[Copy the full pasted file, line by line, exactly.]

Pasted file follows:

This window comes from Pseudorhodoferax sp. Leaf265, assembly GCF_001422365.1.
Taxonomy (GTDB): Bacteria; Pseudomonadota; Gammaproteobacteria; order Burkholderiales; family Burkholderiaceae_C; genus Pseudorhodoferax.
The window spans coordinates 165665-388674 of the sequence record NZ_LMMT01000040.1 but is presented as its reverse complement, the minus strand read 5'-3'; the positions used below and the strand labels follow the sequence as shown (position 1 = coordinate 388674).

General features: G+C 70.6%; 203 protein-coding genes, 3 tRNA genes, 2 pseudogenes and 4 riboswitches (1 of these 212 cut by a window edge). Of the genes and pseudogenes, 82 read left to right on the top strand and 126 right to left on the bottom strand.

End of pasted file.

This window comes from Pseudorhodoferax sp. Leaf265, assembly GCF_001422365.1.
Taxonomy (GTDB): Bacteria; Pseudomonadota; Gammaproteobacteria; order Burkholderiales; family Burkholderiaceae_C; genus Pseudorhodoferax.
The window spans coordinates 165665-388674 of the sequence record NZ_LMMT01000040.1 but is presented as its reverse complement, the minus strand read 5'-3'; the positions used below and the strand labels follow the sequence as shown (position 1 = coordinate 388674).

General features: G+C 70.6%; 203 protein-coding genes, 3 tRNA genes, 2 pseudogenes and 4 riboswitches (1 of these 212 cut by a window edge). Of the genes and pseudogenes, 82 read left to right on the top strand and 126 right to left on the bottom strand.